Is conspiracy theorizing a problem?
As America recognizes the 50th anniversary of John F. Kennedy's assassination, the conspiracy theories continue to abound. Among the most prevalent are:
- That he was murdered by the CIA as revenge for his post-Bay of Pigs personnel shake-up and/or his alleged plan to de-escalate the Vietnam War.
- That he was murdered by the mafia both because of his brother's role in prosecuting major dons, and because of his failure to oust Fidel Castro, who interfered with their business interests in Cuba.
- That he was murdered by the Soviets and/or Castro through Lee Harvey Oswald (who had known Communist ties), because they wanted to exact vengeance for the Cuban Missile Crisis.
- That he was murdered by then-Vice President Lyndon Johnson, who was concerned that a financial scandal might convince Kennedy to drop him from the 1964 ticket.
- That he was murdered by the Federal Reserve, which believed that Kennedy's issuing of Executive Order 11110, instructing the Secretary of the Treasury to issue $4.2 billion in silver certificates, was the first step in a larger plan to diminish its power over the currency.
Much of this has to do with traits of the American political psyche. As William Saletan of Slate recently wrote, conspiracy theorists "aren't really skeptics. Like the rest of us, they're selective doubters. They favor a worldview, which they uncritically defend. But their worldview isn't about God, values, freedom, or equality. It's about the omnipotence of elites."
After reiterating this perspective, The New York Times recently concluded, "Psychologists aren't sure whether powerlessness causes conspiracy theories or vice versa. Either way, the current scientific thinking suggests these beliefs are nothing more than an extreme form of cynicism, a turning away from politics and traditional media — which only perpetuates the problem."
This idea was perhaps best summed up by former National Security Advisor Zbigniew Brzezinski: "History is much more the product of chaos than of conspiracy."
While there is merit to the Slate/New York Times/Brzezinski school of thought on the mindset of conspiracy theories, it is excessively reductive. For one thing, there have been verified conspiracies throughout history. From the Reichstag fire and Operation Ajax to the NSA's PRISM program, our textbooks are filled with verified accounts in which small cadres of powerful elites plotted to increase their power through manipulative means.
The loony conspiracy theory of yesterday has too often become the official history of today that historians can no longer offhandedly dismiss theories without scrutiny. Indeed, this may be the foremost reason why conspiracy theorizing is ultimately healthy. Regardless of whether their claims are true, conspiracy theorists juxtapose an alternate historical narrative with conventional accounts, preventing purveyors of the latter from settling into scholarly complacency. If they're right, then of course they deserve an audience; but even when they're wrong, conspiracy theorists prevent a fate far worse than wrongheaded speculation — namely, intellectual atrophy.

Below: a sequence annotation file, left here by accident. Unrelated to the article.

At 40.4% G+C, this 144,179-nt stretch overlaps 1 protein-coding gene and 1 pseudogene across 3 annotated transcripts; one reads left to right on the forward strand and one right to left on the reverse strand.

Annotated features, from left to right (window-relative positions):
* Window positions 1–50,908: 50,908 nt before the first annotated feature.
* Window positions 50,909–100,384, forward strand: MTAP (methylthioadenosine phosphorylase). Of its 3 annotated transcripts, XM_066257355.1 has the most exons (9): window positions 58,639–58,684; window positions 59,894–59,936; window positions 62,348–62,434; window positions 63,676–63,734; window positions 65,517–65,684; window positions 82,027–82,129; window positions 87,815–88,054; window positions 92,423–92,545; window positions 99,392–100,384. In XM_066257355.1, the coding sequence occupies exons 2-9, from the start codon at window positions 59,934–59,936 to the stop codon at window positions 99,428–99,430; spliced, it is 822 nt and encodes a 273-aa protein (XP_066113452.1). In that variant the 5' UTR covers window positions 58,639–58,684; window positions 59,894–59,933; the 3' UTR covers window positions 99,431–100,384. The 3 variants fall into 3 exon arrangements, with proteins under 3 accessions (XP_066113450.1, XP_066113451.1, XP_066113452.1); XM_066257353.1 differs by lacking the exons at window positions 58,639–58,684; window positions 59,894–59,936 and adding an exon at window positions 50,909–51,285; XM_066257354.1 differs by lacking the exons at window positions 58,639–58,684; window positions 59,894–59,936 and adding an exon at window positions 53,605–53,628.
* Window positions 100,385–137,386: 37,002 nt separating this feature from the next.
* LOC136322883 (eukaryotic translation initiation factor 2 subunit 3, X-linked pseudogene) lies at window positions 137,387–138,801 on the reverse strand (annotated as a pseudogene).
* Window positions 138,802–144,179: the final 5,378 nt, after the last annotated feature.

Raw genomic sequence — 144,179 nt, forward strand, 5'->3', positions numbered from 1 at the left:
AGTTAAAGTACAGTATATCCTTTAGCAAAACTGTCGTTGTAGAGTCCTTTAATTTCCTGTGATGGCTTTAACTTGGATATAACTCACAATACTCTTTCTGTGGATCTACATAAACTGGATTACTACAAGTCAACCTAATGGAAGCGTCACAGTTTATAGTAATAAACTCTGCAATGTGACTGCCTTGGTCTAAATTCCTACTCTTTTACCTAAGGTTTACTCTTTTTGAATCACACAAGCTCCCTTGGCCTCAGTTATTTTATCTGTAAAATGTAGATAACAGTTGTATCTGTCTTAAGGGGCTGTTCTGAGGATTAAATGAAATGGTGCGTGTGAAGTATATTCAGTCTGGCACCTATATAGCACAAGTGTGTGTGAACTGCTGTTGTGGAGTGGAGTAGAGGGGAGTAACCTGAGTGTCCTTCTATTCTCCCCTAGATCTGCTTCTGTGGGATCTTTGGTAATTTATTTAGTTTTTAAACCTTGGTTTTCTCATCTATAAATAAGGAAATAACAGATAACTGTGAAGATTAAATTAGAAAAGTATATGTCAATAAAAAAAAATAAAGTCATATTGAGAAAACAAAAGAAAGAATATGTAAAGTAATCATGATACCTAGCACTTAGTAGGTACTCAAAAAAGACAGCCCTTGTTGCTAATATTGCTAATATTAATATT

Even more important than this, however, is what conspiracy theories tell us about our political culture. For this, I turn to a passage from Richard Hofstadter's classic essay, "The Paranoid Style in American Politics," one that needs to be quoted in full:
"Perhaps the central situation conducive to the diffusion of the paranoid tendency is a confrontation of opposed interests which are (or are felt to be) totally irreconcilable, and thus by nature not susceptible to the normal political processes of bargain and compromise. The situation becomes worse when the representatives of a particular social interest — perhaps because of the very unrealistic and unrealizable nature of its demands — are shut out of the political process. Having no access to political bargaining or the making of decisions, they find their original conception that the world of power is sinister and malicious fully confirmed. They see only the consequences of power — and this through distorting lenses — and have no chance to observe its actual machinery."
In short, one of the primary reasons conspiracy theories continue to abound is because vast swaths of the American population feel shut out from the democratic mechanisms that are supposed to serve them. If Americans felt more closely connected to the political, social, and economic institutions that control their lives — you know, if our society was actually run according to democratic principles — conspiracy theories would be much less popular. Ordinary people wouldn't feel like the society that controls their lives is run by forces beyond their control. When people feel powerless, a mystique inevitably develops over the places where power exists. This then proves to be a fertile breeding ground for conspiratorial mindsets.
Perhaps appropriately, this returns us to the ideals propounded by Kennedy himself. Regardless of which of the Kennedy assassination conspiracy theories is correct (if indeed any of them are), the bottom line is that a well-informed citizenry living in a transparently democratic society is one that needs no conspiracy theories in the first place.
As Kennedy himself put it: "A nation that is afraid to let its people judge the truth and falsehood in an open market is a nation that is afraid of its people."